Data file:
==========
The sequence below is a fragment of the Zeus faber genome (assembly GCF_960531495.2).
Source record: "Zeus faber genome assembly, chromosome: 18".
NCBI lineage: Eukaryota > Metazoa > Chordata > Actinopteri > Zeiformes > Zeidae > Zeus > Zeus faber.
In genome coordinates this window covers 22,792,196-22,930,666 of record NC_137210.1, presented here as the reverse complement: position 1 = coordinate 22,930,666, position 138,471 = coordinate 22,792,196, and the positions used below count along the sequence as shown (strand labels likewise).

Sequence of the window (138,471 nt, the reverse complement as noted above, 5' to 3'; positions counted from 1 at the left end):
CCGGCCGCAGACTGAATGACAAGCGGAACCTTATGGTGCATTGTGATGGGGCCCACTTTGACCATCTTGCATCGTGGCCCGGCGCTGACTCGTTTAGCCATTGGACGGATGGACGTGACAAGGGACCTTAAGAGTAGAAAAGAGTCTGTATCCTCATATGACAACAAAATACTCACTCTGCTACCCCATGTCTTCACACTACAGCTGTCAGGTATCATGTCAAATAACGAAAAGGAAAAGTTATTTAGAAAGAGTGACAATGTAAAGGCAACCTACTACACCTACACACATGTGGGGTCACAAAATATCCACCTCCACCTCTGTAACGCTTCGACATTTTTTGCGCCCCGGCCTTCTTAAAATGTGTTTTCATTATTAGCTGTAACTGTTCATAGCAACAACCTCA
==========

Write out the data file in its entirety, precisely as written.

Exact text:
The sequence below is a fragment of the Zeus faber genome (assembly GCF_960531495.2).
Source record: "Zeus faber genome assembly, chromosome: 18".
NCBI lineage: Eukaryota > Metazoa > Chordata > Actinopteri > Zeiformes > Zeidae > Zeus > Zeus faber.
In genome coordinates this window covers 22,792,196-22,930,666 of record NC_137210.1, presented here as the reverse complement: position 1 = coordinate 22,930,666, position 138,471 = coordinate 22,792,196, and the positions used below count along the sequence as shown (strand labels likewise).

Sequence of the window (138,471 nt, the reverse complement as noted above, 5' to 3'; positions counted from 1 at the left end):
CCGGCCGCAGACTGAATGACAAGCGGAACCTTATGGTGCATTGTGATGGGGCCCACTTTGACCATCTTGCATCGTGGCCCGGCGCTGACTCGTTTAGCCATTGGACGGATGGACGTGACAAGGGACCTTAAGAGTAGAAAAGAGTCTGTATCCTCATATGACAACAAAATACTCACTCTGCTACCCCATGTCTTCACACTACAGCTGTCAGGTATCATGTCAAATAACGAAAAGGAAAAGTTATTTAGAAAGAGTGACAATGTAAAGGCAACCTACTACACCTACACACATGTGGGGTCACAAAATATCCACCTCCACCTCTGTAACGCTTCGACATTTTTTGCGCCCCGGCCTTCTTAAAATGTGTTTTCATTATTAGCTGTAACTGTTCATAGCAACAACCTCA